Students at the University of California, Davis, have received an email from the school's administration informing them about racist fliers posted around campus, and warning them that some of the posters may have razor blades concealed within the tape holding them up.
"Although the First Amendment may give someone the right to criticize UC Davis' proud commitment to diversity, it also gives me the right to condemn messages such as the ones we were subjected to this week," said interim chancellor Ralph Hexter in an email to the student body about the fliers, according to UC Davis student newspaper, The Aggie.
"These posters were designed to fuel hatred directed at virtually every member of our campus community," said Hexter. "I encourage vigorous discussion of difficult issues, and I welcome all points of view, but I will not remain silent when confronted with messages designed to stifle discussion by promoting fear and intolerance."
In an advisory post on Facebook, the school went on to warn students that some of the fliers had razor blades concealed within opaque tape, set up as a trap for those who would try to remove the fliers. The school advised students to exercise caution in removing the white supremacist fliers, because several students and faculty had already been cut by hidden razor blades.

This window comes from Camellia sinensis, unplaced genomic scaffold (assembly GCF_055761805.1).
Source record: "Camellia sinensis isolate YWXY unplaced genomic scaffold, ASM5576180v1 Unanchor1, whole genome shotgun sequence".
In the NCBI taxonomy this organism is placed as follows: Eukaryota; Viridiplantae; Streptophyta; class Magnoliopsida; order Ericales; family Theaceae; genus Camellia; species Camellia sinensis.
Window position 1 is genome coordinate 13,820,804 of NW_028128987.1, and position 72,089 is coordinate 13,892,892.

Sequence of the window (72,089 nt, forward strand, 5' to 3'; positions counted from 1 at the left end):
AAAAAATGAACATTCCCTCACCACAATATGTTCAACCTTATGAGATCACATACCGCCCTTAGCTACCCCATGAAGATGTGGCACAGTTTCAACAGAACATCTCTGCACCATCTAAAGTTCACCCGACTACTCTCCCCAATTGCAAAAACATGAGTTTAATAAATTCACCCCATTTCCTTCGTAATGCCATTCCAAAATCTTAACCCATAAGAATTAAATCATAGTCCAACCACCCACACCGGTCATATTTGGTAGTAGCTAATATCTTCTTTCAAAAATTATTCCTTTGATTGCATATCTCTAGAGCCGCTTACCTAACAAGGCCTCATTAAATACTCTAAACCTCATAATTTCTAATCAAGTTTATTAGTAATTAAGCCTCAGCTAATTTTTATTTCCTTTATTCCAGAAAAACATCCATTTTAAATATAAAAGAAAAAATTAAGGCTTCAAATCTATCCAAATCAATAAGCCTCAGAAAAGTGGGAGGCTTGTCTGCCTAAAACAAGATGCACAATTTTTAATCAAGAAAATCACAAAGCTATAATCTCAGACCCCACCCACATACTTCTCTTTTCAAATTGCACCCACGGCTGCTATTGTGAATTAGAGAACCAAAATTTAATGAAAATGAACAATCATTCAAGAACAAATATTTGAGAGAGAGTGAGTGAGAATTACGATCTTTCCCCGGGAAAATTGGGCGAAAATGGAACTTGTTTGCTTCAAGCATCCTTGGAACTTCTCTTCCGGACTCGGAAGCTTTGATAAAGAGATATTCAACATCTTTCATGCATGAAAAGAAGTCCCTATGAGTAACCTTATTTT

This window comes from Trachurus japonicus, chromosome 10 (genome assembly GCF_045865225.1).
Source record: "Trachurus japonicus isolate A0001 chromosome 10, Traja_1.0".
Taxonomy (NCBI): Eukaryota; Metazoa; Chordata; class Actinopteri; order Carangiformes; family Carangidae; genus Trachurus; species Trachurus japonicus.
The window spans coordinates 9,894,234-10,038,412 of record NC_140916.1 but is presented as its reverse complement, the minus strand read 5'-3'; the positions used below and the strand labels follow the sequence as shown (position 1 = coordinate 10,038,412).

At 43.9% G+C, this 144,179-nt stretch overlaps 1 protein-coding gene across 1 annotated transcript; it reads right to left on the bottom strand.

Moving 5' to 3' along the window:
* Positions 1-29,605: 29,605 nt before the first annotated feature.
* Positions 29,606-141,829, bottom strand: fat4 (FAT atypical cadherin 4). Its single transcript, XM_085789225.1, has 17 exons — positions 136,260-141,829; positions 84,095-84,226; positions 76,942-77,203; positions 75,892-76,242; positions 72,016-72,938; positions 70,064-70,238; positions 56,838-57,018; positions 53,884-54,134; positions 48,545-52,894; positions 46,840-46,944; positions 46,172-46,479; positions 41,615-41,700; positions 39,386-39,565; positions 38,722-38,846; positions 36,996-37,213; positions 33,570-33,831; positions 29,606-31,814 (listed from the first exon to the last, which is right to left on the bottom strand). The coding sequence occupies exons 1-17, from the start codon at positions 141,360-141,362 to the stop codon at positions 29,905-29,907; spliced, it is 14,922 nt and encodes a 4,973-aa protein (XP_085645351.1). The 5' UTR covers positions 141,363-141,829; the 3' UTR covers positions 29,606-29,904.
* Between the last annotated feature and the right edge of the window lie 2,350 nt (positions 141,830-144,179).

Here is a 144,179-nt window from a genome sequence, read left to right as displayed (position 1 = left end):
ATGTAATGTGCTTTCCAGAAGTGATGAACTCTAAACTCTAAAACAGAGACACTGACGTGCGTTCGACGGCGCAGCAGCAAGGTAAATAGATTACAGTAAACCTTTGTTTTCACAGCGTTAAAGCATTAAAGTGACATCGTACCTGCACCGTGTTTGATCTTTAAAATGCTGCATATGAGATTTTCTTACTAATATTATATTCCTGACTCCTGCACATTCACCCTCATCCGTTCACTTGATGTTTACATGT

"Are you sick of anti-white propaganda in college?" read one of the posters. Another read, "Race is real," with a hate message below it: "Your professors are lying to keep their jobs." The fliers included a link to a white supremacist website.
Katheryn Olmsted, a history professor at UC Davis, echoed Hexter's concerns about the posters, pointing to the history of the Ku Klux Klan as an example of white supremacism. "Theories that there’s a conspiracy against white people have a long history in the United States," she said.
"You can go back to second Ku Klux Klan in the 1920s and see this anger among white Protestant Americans that feel like their country is being changed," said Olmsted. "They believe that white men in particular are losing their place in society and their authority."
A spokesperson for the college, Kim Hale, said that the posters had been removed and that the group had placed them on other college campuses as well, according to Raw Story.
"They did not advocate violence or any action against any group of people but did violate our Principles of Community and were removed," said Hale.
Matthew Stratton, an English professor at the school, said that the posters could be taken in context with the current political landscape after the 2016 presidential election.
"We’re seeing them all over the country, the grotesque reality of what used to be extremely fringe," said Stratton. "That has been encouraged and normalized by the media, by the last election. So it’s no surprise that we’re starting to see reports of this happening and worse, all over."